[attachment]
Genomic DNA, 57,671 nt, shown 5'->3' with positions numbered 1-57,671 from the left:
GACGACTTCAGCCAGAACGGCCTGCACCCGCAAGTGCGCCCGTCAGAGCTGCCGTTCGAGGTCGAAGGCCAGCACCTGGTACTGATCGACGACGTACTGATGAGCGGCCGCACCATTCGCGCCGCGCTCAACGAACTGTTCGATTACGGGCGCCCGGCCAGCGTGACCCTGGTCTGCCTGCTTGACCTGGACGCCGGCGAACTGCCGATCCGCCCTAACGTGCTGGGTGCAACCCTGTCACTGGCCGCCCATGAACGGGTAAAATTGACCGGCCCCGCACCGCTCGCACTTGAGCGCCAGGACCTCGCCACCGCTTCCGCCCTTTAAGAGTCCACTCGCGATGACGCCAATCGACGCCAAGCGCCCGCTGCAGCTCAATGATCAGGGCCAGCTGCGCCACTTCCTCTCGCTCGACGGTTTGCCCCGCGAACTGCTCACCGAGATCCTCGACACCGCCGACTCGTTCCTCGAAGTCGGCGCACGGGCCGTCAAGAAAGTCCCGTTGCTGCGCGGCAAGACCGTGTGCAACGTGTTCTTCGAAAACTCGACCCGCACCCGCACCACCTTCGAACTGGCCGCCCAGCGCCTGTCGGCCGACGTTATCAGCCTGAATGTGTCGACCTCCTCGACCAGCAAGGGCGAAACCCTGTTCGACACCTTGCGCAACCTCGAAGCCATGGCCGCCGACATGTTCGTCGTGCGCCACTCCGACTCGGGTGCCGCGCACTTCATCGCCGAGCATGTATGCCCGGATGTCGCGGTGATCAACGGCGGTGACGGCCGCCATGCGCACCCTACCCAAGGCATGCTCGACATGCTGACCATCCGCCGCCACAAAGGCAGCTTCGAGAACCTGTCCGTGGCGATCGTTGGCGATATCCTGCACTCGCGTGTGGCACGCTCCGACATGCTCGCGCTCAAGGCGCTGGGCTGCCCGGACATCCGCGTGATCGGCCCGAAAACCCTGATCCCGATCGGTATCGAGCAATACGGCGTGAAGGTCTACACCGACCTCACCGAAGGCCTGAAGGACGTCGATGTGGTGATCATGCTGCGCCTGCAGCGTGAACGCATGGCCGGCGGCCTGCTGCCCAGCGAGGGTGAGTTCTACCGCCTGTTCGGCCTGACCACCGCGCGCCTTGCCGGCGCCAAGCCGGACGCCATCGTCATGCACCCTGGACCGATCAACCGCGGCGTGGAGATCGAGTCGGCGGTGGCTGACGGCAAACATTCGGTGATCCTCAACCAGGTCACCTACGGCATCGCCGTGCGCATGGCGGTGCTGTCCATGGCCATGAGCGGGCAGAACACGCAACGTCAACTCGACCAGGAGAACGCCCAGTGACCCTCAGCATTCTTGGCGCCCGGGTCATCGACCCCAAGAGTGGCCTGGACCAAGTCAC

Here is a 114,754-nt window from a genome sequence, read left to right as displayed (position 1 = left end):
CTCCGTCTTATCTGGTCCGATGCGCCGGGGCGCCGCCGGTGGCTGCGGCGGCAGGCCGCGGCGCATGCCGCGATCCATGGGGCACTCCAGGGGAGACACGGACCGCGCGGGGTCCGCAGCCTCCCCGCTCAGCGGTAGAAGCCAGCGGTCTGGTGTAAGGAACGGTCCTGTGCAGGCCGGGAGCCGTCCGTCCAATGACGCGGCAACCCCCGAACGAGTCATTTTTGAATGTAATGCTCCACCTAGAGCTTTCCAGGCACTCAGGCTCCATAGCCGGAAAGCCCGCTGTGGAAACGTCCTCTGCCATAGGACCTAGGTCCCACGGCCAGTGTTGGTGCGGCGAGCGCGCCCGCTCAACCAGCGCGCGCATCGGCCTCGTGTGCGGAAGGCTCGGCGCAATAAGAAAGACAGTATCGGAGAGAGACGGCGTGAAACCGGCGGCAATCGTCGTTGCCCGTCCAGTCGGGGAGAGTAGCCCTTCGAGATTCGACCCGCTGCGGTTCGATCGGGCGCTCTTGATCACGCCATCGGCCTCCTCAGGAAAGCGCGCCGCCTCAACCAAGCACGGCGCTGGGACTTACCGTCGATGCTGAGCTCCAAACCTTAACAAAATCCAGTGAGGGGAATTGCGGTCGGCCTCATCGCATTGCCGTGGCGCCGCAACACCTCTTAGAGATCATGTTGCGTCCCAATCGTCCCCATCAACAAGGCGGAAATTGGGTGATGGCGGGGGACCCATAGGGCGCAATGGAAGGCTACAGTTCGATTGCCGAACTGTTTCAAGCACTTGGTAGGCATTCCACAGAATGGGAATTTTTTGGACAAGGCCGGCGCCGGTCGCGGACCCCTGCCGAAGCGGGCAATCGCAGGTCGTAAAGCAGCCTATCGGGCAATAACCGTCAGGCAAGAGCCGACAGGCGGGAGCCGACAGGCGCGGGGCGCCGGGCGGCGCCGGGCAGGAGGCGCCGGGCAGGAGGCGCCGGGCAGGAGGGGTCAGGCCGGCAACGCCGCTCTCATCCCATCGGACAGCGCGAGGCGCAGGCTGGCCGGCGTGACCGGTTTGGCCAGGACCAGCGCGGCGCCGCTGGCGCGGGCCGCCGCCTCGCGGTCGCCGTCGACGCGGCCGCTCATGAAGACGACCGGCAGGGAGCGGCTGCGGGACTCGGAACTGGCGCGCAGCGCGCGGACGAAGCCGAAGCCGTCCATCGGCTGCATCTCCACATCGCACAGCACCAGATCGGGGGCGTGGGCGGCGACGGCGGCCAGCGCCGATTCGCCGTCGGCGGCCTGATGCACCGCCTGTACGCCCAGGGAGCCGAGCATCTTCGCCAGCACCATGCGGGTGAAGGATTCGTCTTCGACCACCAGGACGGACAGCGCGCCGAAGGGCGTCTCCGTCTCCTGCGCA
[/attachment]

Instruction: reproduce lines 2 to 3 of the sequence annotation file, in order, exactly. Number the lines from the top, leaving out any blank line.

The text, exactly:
GACGACTTCAGCCAGAACGGCCTGCACCCGCAAGTGCGCCCGTCAGAGCTGCCGTTCGAGGTCGAAGGCCAGCACCTGGTACTGATCGACGACGTACTGATGAGCGGCCGCACCATTCGCGCCGCGCTCAACGAACTGTTCGATTACGGGCGCCCGGCCAGCGTGACCCTGGTCTGCCTGCTTGACCTGGACGCCGGCGAACTGCCGATCCGCCCTAACGTGCTGGGTGCAACCCTGTCACTGGCCGCCCATGAACGGGTAAAATTGACCGGCCCCGCACCGCTCGCACTTGAGCGCCAGGACCTCGCCACCGCTTCCGCCCTTTAAGAGTCCACTCGCGATGACGCCAATCGACGCCAAGCGCCCGCTGCAGCTCAATGATCAGGGCCAGCTGCGCCACTTCCTCTCGCTCGACGGTTTGCCCCGCGAACTGCTCACCGAGATCCTCGACACCGCCGACTCGTTCCTCGAAGTCGGCGCACGGGCCGTCAAGAAAGTCCCGTTGCTGCGCGGCAAGACCGTGTGCAACGTGTTCTTCGAAAACTCGACCCGCACCCGCACCACCTTCGAACTGGCCGCCCAGCGCCTGTCGGCCGACGTTATCAGCCTGAATGTGTCGACCTCCTCGACCAGCAAGGGCGAAACCCTGTTCGACACCTTGCGCAACCTCGAAGCCATGGCCGCCGACATGTTCGTCGTGCGCCACTCCGACTCGGGTGCCGCGCACTTCATCGCCGAGCATGTATGCCCGGATGTCGCGGTGATCAACGGCGGTGACGGCCGCCATGCGCACCCTACCCAAGGCATGCTCGACATGCTGACCATCCGCCGCCACAAAGGCAGCTTCGAGAACCTGTCCGTGGCGATCGTTGGCGATATCCTGCACTCGCGTGTGGCACGCTCCGACATGCTCGCGCTCAAGGCGCTGGGCTGCCCGGACATCCGCGTGATCGGCCCGAAAACCCTGATCCCGATCGGTATCGAGCAATACGGCGTGAAGGTCTACACCGACCTCACCGAAGGCCTGAAGGACGTCGATGTGGTGATCATGCTGCGCCTGCAGCGTGAACGCATGGCCGGCGGCCTGCTGCCCAGCGAGGGTGAGTTCTACCGCCTGTTCGGCCTGACCACCGCGCGCCTTGCCGGCGCCAAGCCGGACGCCATCGTCATGCACCCTGGACCGATCAACCGCGGCGTGGAGATCGAGTCGGCGGTGGCTGACGGCAAACATTCGGTGATCCTCAACCAGGTCACCTACGGCATCGCCGTGCGCATGGCGGTGCTGTCCATGGCCATGAGCGGGCAGAACACGCAACGTCAACTCGACCAGGAGAACGCCCAGTGACCCTCAGCATTCTTGGCGCCCGGGTCATCGACCCCAAGAGTGGCCTGGACCAAGTCAC

Here is a 114,754-nt window from a genome sequence, read left to right as displayed (position 1 = left end):